When BMC released Service Desk Express 9.6 they bowed to significant customer pressure that the Priority should drive the fix durations and that Priority is derived based on the combination of Urgency and Impact. What this means is that if you are using Service Desk Express 9.6 or above then you would need to create a new Impact, Urgency, and Priority record to achieve the same effect. By the way, this is not a bad thing it is just that it makes life more complicated when trying to explain all this in a blog post! Anyway, piccy below:

48HR Priority

So now that we have our Urgency (or Priority depending on what version you are using), we can now go ahead and create our SLA as shown below:

48HR SLA 01 48HR SLA 02 48HR SLA 03

So notice a couple of things. In the first piccy we have the following fields:

  • SLA ID –¬†A unique name for the SLA.
  • Description – A freetext description of the SLA.
  • Start Date – The first date this SLA can be selected. You will NOT get the option of selecting this SLA unless the current date and time is between the Start Date and End Date fields.
  • End Date – The date this SLA can be selected.
  • Type – You can select either Service Level Agreement, Operational Level Agreement, or Underpinning Contract. What matters is that this field is purely for reporting purposes.
  • Status – You can select either Active, Draft or Disabled. The record MUST be Active to allow you to select it for NEW tickets. Existing tickets CAN have an SLA with a status of Disabled and these will still process as normal.
  • IT Owner – The Support Staff member who owns this SLA. Again for reporting purposes only.
  • Module – You can select either Incident, Problem Management¬†or Change Request. The SLA will only work in the module selected here.

The second piccy shows the Criteria. This SLA has no criteria which means it will be available for all circumstances. We will use this screen later when we want to check if the current month is March!  The third piccy shows the Goals. This is simply the selection of the appropriate Priority or Urgency that we created above. The final piccy shows the Milestones screen:


Milestones is an interesting choice of title here. Normally, we strive to achieve milestones. In the case of BMC’s SLA Milestones these are events that you hope you DON’T achieve!¬†Essentially they are how you monitor your tickets in real-time. A single SLA can have multiple milestones which once hit perform an specific action (usually sending an email or reassignment). One thing to bear in mind when creating these is that no two rules can have the same name and as such it is worth prefixing the rulename with the SLA ID. Below are screenshots of two you might create:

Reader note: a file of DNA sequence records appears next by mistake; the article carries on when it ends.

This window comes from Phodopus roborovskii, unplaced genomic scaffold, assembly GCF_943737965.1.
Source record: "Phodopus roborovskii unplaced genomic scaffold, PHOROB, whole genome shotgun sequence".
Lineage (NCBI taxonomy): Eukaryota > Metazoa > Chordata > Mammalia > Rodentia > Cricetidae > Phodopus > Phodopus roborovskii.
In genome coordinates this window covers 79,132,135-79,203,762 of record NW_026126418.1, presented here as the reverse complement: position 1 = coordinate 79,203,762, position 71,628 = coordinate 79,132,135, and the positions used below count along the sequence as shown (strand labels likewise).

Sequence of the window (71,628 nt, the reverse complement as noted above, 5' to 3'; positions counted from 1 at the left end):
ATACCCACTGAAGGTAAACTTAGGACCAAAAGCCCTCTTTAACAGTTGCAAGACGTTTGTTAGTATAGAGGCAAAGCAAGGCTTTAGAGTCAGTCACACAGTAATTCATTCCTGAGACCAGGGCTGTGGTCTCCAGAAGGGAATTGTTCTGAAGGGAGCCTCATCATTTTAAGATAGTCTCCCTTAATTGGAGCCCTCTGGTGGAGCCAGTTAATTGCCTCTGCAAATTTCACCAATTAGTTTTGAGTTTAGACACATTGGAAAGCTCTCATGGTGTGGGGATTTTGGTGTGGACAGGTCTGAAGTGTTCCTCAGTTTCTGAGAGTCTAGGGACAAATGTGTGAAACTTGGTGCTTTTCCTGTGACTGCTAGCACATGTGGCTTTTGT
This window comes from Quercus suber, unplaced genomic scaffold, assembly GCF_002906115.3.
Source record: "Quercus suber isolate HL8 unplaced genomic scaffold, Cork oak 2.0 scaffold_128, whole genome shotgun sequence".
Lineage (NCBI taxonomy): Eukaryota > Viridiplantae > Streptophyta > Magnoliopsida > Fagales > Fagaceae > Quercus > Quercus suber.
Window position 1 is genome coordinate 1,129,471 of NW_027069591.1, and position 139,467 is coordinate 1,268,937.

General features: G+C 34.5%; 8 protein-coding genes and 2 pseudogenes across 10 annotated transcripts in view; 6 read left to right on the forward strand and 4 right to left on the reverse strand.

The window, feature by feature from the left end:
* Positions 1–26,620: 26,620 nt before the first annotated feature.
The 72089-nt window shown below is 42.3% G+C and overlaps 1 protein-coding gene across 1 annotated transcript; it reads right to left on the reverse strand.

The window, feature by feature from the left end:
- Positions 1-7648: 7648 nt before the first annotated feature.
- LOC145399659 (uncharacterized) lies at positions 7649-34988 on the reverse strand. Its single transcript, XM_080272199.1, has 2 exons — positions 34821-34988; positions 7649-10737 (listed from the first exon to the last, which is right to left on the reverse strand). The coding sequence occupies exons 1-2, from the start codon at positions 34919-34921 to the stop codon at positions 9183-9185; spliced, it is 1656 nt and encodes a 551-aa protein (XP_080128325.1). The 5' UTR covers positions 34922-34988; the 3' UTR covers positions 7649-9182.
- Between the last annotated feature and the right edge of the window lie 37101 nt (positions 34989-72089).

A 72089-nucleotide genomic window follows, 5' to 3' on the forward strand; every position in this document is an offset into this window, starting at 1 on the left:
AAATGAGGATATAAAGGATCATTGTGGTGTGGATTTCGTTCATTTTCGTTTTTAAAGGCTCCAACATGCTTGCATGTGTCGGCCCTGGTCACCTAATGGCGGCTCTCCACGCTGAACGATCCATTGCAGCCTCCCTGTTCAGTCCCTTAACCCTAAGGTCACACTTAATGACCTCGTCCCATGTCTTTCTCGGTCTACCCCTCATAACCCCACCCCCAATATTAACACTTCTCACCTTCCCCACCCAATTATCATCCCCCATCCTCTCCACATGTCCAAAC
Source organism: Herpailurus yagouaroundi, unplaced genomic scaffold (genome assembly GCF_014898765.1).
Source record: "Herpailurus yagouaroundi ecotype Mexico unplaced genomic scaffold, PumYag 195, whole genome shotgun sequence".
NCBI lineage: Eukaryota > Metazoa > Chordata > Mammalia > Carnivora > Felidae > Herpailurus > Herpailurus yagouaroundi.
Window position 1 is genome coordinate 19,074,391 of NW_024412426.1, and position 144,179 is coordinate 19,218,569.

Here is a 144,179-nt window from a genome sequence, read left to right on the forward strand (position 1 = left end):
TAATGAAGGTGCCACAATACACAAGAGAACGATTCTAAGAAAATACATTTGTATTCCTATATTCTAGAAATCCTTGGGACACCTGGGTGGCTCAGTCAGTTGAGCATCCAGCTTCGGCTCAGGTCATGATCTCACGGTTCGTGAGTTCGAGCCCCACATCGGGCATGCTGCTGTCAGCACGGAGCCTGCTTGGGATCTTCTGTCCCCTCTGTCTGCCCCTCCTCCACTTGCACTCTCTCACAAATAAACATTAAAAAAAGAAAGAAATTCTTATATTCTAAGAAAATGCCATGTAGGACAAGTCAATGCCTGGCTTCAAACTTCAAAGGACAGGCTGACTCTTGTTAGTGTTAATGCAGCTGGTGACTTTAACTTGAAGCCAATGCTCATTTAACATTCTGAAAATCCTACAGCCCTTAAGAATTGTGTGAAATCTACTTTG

1) 48HR – Ticket Within 90% Due Date

48HR Milestone 01

2) 48HR – Ticket Passed Due Date

48HR Milestone 02


It is really easy to create loads of milestones to monitor everything and depending on just how carried away you get one or two things are likely to occur:

  • Your staff will get information overload and receive so many emails that they will create rules in Outlook to ignore them!
  • Your system will come to a grinding halt as there are performance issues with creating too many milestones!

Next Post

OK, so enough for now Рthis post is more than long enough. Hopefully this will get you started on how to set up your Service Catalogue, Organisation structure and Service Level Agreements. In my next post in this series, I will cover SLA Criteria (such that we can finish our example); linking Services, Organisations and SLAs;  and of course how to turn SLA Management on in the first place including the biggest gotcha of all!

SLAs in percentages; urgency in minutes!

If, like me, you get given figures like networks must be up for 95% of working days, and then told to report on that, you may find this post helpful. Recently, I spent some time trying to work out how to account for this in Service Desk Express and here is what I reckon:

Ok, so lets say that for a given service the percentage uptime required is 95.00%. That means that the percentage downtime allowed is 5.00%. We will also assume that the number of hours per week in your work schedule is 37.

Consequently, the number of minutes downtime allowed per week = (number of hours per week in work schedule * 60) * percentage downtime allowed = 111 minutes.

Now at this point you have to take a bit of a guess as you need to know roughly how many incidents you are likely to have per week for this service. For the sake of arguement we will assume 5.

Thus your downtime in minutes allowed per incident and consequently your duration for urgency = Downtime (minutes) allowed per week / Number of expected incidents per week = 22.2

This may have a few limitations but it allows you to bridge the gap between the people writing the SLAs and those implementing the Service Desk Tool!